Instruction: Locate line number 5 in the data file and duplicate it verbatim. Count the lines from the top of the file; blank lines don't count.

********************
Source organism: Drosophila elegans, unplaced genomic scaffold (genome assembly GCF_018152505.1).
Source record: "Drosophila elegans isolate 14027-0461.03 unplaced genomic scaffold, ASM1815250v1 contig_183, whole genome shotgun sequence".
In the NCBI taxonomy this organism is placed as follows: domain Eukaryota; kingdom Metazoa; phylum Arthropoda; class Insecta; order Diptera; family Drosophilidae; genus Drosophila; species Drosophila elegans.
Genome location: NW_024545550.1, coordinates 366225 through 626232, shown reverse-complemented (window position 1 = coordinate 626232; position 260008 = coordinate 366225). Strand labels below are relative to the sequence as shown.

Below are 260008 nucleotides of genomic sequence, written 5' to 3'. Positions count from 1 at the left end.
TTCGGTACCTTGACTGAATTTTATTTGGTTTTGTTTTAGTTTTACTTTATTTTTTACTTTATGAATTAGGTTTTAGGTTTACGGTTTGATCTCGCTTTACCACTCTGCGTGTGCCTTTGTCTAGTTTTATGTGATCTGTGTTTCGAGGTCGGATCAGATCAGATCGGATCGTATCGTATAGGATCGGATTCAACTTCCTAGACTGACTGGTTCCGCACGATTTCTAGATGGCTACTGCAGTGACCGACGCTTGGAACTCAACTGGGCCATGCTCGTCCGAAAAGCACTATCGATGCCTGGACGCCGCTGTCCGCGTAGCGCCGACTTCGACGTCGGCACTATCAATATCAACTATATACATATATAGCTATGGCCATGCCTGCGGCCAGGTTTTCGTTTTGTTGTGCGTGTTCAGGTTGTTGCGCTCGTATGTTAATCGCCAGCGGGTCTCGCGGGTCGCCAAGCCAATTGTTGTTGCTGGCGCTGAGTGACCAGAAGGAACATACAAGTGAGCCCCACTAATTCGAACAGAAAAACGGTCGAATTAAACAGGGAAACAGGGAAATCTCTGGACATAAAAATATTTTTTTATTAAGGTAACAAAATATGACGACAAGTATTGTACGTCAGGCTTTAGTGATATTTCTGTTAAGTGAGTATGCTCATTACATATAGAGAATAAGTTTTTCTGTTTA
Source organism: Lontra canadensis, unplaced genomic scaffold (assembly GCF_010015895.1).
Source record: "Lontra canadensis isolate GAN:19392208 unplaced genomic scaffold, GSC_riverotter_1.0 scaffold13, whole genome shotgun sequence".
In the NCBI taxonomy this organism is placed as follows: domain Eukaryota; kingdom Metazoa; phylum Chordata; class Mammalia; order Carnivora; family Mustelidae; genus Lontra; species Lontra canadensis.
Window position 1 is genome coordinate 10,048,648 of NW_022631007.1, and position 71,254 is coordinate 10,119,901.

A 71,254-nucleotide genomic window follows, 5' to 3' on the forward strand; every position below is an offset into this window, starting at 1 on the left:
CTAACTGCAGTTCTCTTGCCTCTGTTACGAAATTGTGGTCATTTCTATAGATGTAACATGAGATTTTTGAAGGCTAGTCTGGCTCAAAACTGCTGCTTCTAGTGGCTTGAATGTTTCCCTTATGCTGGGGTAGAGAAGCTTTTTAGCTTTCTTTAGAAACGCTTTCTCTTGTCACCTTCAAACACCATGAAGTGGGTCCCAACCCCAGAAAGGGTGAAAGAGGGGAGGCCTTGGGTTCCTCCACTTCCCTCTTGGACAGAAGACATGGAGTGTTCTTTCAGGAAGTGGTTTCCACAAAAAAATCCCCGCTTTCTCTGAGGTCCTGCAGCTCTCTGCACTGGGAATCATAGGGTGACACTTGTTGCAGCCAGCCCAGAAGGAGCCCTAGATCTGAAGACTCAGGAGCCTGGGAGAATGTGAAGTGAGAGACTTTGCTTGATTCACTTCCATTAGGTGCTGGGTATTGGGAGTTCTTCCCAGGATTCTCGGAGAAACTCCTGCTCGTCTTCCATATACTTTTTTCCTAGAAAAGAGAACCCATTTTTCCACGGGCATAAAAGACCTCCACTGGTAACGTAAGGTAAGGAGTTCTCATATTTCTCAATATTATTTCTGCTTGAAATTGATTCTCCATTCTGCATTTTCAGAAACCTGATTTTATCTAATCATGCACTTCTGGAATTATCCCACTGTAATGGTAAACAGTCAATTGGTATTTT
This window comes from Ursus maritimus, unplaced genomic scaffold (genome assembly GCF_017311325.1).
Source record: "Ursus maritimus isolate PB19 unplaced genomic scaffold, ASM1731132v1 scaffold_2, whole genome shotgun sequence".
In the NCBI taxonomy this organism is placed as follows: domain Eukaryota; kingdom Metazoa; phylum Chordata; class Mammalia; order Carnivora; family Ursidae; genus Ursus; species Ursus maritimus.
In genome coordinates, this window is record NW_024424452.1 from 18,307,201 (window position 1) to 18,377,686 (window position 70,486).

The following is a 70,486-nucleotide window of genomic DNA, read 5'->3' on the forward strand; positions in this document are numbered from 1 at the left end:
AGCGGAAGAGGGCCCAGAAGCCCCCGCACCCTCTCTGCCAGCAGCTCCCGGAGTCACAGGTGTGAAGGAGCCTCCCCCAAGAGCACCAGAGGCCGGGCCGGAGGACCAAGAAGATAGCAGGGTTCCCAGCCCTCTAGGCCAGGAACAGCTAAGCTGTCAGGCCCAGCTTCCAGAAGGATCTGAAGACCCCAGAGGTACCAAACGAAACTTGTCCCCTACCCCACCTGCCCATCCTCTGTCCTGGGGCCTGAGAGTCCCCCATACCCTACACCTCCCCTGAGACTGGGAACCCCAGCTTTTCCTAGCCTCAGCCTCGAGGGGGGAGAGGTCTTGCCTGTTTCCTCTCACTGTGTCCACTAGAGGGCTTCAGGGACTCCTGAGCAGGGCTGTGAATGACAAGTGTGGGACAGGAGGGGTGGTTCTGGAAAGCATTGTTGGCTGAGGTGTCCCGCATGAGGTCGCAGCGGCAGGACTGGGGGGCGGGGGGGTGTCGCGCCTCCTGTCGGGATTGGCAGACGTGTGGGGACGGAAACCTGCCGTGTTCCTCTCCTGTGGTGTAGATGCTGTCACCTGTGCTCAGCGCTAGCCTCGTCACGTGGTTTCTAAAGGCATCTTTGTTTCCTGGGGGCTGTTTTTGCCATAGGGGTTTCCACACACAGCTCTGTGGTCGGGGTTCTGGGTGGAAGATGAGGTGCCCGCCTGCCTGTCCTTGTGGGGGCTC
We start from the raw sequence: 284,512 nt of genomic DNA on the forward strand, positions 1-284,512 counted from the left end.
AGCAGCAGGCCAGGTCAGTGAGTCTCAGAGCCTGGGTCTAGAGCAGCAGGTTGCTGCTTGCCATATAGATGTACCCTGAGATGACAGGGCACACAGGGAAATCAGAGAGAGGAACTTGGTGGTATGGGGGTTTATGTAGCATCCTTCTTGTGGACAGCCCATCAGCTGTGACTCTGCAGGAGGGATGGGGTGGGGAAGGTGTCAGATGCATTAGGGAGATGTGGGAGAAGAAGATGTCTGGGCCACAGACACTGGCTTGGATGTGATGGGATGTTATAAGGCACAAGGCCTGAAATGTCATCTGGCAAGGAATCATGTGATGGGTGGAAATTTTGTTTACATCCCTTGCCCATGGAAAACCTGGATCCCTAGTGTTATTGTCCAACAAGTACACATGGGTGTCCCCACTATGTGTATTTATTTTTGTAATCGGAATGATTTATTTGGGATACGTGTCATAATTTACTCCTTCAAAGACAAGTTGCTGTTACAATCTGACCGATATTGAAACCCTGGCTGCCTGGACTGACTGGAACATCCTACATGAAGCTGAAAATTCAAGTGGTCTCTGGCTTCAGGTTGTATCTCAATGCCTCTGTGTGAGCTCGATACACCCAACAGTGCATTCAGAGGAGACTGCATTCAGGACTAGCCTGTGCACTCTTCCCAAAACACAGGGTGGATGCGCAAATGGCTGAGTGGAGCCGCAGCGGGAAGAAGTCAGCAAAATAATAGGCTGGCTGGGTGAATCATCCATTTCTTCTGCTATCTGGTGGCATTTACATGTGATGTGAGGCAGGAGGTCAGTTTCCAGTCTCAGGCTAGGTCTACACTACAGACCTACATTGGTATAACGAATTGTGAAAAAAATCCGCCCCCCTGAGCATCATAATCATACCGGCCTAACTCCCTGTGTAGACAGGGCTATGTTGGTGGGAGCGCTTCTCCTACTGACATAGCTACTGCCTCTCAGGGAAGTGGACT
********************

Below are 260008 nucleotides of genomic sequence, written 5' to 3'. Positions count from 1 at the left end.